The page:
Boss Review – Undiluted Trash

To say I was surprised by the turnout for the opening show of Boss, Akshay Kumar’s latest putrid gift to his fans, would be an understatement.

At AMC 25 in Times Square NYC, there were about 30 people for the 12:40PM opening show on a week day!

And to my great dismay, several members of the audience seemed to be enjoying this great apotheosis of trash.

SI rationalized it this way – You can take the Chutiya out of India but you cannot take the Chutiya out of the Indian.

Depravity Only Indians Will Love

Boss belongs to the same genre as Akshay Kumar’s 2012 movie Rowdy Rathore – Undiluted trash.

A perversity in every possible way, Boss did not endear itself to me in any manner.

Not even when Aditi Rao Hydari strutted out of the pool in a reddish pink bikini flaunting her tits, thighs and legs did I feel a rush of blood.

The woman can’t act to save her life and fortunately the creature’s role in the film is as skimpy as her bikini.

Hopelessly boring, this remake of a Malayalam blockbuster (Pokkiri Raja) is an endless litany of Akshay Kumar beating one guy after another to pulp the way they do it in those crude Tamil films.

As is the case with most Bollywod films, there’s little by way of a story in Boss too.

Akshay Kumar plays the eponymous gangster Boss estranged from his father, an upright teacher played by Mithun Chakraborty.

When the Boss’ younger brother Shiv (Shiv Pandit) gets into big trouble with the cruel police officer Ayushman Thakur (Ronit Roy), the upright father hires his goonda son, the Boss, to save his younger son.

Such is the kind of bilge one must endure in this relentless parade of nonsense directed by a classless dolt called Anthony D’Souza.

A crooked politician, his moronic son, a cowardly police inspector, a constantly sneezing buffoon and a gaggle of bozos whose only job is to serve as human chairs (I’m not kidding) to Akshay Kumar’s character show up now and then in this poppycock.

Ronit Roy, who plays the cruel police officer, wears a single expression in the entire movie – that of a man in desperate need of a laxative!

The fight scenes tested my patience given that that most are crude to the point of disgust and hopelessly one-sided with Akshay’s character pummeling his victims in every possible manner including in one instance twisting the limbs of his attacker in a grotesque manner.

The love angle between Boss’ brother Shiv and Ankita is hopelessly underdeveloped!

That in this day and age Bollywood continues to churn out drivel like Boss and that fans continue to patronize such offal is a testament to the deep-rooted depravity, and utter absence of any semblance of class, among Indians.

Boss is another in a long list of tawdry contributions from Akshay Kumar to the Bollywood cesspool.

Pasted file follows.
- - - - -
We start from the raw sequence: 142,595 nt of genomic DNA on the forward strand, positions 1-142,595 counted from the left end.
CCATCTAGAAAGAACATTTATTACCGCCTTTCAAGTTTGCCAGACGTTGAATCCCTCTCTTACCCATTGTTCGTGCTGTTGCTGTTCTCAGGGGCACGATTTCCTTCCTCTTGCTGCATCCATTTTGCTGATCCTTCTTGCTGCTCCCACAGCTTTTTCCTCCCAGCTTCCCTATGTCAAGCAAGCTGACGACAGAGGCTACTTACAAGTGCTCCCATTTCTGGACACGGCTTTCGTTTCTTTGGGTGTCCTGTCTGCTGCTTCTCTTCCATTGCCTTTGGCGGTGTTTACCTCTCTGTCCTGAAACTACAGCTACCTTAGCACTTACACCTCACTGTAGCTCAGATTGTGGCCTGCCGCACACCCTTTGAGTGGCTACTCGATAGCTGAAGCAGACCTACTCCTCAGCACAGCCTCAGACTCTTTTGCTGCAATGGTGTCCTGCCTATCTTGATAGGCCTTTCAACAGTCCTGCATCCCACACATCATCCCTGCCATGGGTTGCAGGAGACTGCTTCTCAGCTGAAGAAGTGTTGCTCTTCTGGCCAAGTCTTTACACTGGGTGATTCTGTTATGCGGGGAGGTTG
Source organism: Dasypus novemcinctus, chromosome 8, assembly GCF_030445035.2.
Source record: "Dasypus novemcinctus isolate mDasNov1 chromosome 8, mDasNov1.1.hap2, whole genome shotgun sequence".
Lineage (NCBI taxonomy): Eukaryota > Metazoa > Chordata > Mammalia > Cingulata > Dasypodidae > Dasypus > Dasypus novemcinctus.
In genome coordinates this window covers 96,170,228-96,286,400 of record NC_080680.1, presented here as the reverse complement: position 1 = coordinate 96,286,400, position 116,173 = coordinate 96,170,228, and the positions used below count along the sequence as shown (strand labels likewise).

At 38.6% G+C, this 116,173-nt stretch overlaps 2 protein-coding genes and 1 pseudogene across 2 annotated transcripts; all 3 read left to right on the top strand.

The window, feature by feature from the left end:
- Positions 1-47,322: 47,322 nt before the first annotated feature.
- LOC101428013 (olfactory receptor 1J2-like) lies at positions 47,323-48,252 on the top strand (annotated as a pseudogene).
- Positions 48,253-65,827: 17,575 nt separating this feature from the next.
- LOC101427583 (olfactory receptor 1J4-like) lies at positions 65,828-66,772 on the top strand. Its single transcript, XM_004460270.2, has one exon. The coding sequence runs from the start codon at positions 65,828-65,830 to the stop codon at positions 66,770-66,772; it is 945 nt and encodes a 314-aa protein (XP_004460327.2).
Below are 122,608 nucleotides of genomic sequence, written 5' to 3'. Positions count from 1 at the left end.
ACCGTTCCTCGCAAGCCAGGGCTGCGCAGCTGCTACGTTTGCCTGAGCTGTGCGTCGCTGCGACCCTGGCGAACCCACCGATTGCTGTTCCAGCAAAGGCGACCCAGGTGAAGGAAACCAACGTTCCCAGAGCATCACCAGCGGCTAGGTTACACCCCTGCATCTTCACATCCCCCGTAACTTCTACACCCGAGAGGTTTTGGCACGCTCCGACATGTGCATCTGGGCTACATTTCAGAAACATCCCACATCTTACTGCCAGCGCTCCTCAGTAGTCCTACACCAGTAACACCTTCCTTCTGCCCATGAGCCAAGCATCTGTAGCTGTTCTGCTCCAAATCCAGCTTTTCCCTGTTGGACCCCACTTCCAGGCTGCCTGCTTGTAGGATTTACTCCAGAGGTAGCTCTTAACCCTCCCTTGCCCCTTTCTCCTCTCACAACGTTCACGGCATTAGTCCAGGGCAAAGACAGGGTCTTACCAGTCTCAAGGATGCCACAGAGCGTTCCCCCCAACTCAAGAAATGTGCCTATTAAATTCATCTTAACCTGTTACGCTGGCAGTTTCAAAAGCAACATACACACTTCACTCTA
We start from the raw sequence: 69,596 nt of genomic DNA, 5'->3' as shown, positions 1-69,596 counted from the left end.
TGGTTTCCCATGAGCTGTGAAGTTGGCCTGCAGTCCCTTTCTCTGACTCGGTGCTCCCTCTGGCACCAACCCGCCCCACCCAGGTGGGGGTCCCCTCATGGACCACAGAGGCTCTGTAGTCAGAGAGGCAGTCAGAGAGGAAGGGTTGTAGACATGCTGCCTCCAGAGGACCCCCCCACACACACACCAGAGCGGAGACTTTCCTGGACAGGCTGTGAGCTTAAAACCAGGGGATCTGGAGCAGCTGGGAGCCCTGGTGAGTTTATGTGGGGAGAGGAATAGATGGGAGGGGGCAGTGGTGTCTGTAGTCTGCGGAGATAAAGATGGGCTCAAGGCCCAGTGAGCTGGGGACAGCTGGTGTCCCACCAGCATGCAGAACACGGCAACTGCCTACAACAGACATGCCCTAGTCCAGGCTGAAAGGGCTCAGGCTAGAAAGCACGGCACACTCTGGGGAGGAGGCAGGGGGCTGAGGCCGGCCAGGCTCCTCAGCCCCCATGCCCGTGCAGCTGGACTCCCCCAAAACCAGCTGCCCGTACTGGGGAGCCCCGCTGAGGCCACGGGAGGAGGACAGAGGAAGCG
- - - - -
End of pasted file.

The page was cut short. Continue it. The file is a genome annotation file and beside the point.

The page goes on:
Watch at your peril!

4 Responses to "Boss Review – Undiluted Trash"

  1. shadowfax_arbit   October 17, 2013 at 2:02 am

    I feel somehow you manage to watch (and review) all these putrid movies while you miss out on decent movies (intentionally or unintentionally) like like John Day and Lunchbox in Hindi, and Raja Rani, Onnayum attukuttiyum etc in Tamil. Responds:

    Crappy Bollywood movies get wider release in the U.S. (including in mainstream American theatres).

    For the so called better Indian movies, it means a round trip of at least 250-miles (400KM) because they release only in Anil Ambani’s theatres.

    I thought John Day was panned by critics.

    Have you seen the film or are you mentioning it just because it features Naseeruddin Shah?

  2. MadAtBollywood   October 17, 2013 at 3:40 pm

    John Day is a half-baked, poorly executed thriller. Even Naseer and Hooda couldn’t save the film. Hooda’s character was so poorly sketched. His character was portrayed pretty much the same way as he was in Saheb, Biwi aur Gangster. But in SBG, his character was developed, but in John Day, it was half-baked.

    I thoroughly enjoyed Lunchbox though. What’s there to complain if you put Irfan and Nawazuddin in the same frame!!! These 2 actors are so classy. It was a cinematic bliss to watch them in the same frame.

    Another recent movie that I really enjoyed was Kai Po Che. There was so much sub-layering around the plot, but all the layers were coherent with the main plot. The characterization of all 3 protagonists was superb!! All 3 principle characters were brought to full maturity by the end of the film.

  3. sanjaaay12   October 25, 2013 at 12:44 am


    Ipad mini 2 vs nexus 7 ( 2013 ) … whatz your take? Responds:

    If I were buying a 7-inch tablet, I’d go for the iPad Mini 2 because a lot of apps tend to run better on iPad.

    Other pluses with iPad are less crashes, less scrolling stutters, less chance of a virus/malware, and a far wider choice of apps. I don’t own a mini but I’ve played with the smaller tablets at Best Buy and Staples.

    My only concern with iPad mini (or for that matter other Apple devices) is the high prices. For a 32GB model, the iPad mini 2 is costlier by $230 compared to Nexus 7. 🙁

    But iPad or iPad minis tend to hold their value better…If you want to upgrade at some later date, you’ll get a decent sum back for your old iPad mini, iPad or iPhone that you can use toward a newer model (at least in the U.S.).

    There has to be a reason why majority of tablet Internet traffic is coming from the iPad models!

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